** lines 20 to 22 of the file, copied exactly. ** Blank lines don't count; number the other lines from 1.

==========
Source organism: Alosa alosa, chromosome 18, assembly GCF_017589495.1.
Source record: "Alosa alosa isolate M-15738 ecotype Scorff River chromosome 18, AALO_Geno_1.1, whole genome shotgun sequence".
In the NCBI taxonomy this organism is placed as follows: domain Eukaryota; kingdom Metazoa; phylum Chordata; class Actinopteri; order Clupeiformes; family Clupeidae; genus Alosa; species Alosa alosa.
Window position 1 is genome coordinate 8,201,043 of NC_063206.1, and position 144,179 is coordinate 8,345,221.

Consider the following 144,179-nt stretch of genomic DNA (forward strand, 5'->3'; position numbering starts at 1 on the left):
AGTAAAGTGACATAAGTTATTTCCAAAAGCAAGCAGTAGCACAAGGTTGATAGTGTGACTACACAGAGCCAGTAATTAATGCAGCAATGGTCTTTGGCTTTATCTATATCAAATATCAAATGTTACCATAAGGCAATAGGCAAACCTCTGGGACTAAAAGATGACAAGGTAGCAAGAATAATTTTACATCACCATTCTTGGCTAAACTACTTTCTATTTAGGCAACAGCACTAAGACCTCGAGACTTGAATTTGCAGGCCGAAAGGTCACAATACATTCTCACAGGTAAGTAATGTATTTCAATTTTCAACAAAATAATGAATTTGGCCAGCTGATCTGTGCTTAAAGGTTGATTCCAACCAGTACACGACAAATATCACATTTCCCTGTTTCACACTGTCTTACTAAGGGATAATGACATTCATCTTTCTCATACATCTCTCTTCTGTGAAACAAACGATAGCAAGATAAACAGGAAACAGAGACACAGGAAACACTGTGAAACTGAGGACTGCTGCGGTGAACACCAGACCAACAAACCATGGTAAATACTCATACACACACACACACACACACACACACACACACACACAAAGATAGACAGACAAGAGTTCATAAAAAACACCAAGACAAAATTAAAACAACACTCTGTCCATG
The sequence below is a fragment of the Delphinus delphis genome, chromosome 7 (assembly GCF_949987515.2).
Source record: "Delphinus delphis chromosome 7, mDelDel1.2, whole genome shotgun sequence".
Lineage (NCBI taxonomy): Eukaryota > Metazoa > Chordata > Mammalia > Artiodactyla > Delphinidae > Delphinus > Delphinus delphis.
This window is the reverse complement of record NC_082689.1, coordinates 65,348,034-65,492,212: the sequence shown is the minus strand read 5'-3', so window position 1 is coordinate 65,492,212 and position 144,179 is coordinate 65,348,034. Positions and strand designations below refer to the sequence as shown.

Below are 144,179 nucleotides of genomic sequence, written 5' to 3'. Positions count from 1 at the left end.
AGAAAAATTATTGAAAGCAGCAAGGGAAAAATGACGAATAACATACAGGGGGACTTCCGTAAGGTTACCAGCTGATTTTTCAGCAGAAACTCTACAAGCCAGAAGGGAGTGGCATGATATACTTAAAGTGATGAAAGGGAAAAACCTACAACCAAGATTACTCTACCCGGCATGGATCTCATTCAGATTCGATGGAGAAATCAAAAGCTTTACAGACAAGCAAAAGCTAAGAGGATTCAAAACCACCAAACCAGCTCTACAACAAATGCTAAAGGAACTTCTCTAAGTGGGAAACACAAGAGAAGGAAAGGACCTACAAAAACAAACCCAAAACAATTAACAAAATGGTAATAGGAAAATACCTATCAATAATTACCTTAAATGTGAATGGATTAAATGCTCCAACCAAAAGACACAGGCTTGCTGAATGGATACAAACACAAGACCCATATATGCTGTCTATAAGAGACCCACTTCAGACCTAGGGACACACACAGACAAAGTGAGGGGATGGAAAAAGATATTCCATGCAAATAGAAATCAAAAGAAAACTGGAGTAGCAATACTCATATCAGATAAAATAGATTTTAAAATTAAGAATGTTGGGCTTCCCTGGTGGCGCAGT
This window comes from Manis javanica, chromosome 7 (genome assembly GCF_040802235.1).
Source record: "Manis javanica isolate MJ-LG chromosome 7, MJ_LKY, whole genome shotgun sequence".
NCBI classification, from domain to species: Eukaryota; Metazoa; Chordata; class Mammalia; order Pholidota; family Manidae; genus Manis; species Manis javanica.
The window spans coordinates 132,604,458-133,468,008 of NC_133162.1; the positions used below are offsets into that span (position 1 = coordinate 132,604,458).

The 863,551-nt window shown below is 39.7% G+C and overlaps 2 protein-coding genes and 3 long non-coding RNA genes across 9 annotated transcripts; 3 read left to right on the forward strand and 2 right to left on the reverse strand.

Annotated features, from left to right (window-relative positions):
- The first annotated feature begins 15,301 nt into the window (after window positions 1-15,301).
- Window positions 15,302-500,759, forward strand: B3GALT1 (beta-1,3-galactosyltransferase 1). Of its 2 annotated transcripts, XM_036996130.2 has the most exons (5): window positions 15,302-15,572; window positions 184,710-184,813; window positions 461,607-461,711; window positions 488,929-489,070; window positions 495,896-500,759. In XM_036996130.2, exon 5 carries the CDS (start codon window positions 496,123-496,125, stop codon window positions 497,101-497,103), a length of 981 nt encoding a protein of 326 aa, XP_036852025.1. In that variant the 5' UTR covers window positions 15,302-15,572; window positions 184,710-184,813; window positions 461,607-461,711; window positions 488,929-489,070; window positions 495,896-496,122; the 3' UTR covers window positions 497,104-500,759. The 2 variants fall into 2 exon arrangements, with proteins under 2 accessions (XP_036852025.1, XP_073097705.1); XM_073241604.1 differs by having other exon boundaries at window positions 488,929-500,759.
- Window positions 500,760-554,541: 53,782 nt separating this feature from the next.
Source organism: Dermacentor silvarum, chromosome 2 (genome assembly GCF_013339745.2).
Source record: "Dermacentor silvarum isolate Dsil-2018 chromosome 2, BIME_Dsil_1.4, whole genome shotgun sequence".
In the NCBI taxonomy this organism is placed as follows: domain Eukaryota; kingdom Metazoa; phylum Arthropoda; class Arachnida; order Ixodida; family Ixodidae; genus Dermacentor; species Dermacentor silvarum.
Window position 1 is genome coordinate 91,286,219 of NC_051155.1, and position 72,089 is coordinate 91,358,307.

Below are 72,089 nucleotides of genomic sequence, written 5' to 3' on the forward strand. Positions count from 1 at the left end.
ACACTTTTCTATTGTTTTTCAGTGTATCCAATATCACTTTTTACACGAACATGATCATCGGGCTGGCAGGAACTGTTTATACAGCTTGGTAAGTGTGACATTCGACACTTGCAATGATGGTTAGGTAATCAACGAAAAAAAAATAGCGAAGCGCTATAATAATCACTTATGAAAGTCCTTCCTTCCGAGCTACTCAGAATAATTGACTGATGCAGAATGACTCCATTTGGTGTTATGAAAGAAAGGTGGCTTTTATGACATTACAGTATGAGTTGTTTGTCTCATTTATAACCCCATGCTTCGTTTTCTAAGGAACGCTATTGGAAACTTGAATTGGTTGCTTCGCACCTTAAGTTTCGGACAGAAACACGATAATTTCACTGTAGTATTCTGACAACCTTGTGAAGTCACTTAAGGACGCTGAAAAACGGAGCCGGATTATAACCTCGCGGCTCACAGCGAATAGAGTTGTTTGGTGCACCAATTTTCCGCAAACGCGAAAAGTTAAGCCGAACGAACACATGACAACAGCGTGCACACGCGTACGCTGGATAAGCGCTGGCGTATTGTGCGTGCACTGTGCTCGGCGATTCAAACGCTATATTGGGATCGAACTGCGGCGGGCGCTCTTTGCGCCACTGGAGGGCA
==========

- Window positions 15,302-500,759, forward strand: B3GALT1 (beta-1,3-galactosyltransferase 1). Of its 2 annotated transcripts, XM_036996130.2 has the most exons (5): window positions 15,302-15,572; window positions 184,710-184,813; window positions 461,607-461,711; window positions 488,929-489,070; window positions 495,896-500,759. In XM_036996130.2, exon 5 carries the CDS (start codon window positions 496,123-496,125, stop codon window positions 497,101-497,103), a length of 981 nt encoding a protein of 326 aa, XP_036852025.1. In that variant the 5' UTR covers window positions 15,302-15,572; window positions 184,710-184,813; window positions 461,607-461,711; window positions 488,929-489,070; window positions 495,896-496,122; the 3' UTR covers window positions 497,104-500,759. The 2 variants fall into 2 exon arrangements, with proteins under 2 accessions (XP_036852025.1, XP_073097705.1); XM_073241604.1 differs by having other exon boundaries at window positions 488,929-500,759.
- Window positions 500,760-554,541: 53,782 nt separating this feature from the next.
Source organism: Dermacentor silvarum, chromosome 2 (genome assembly GCF_013339745.2).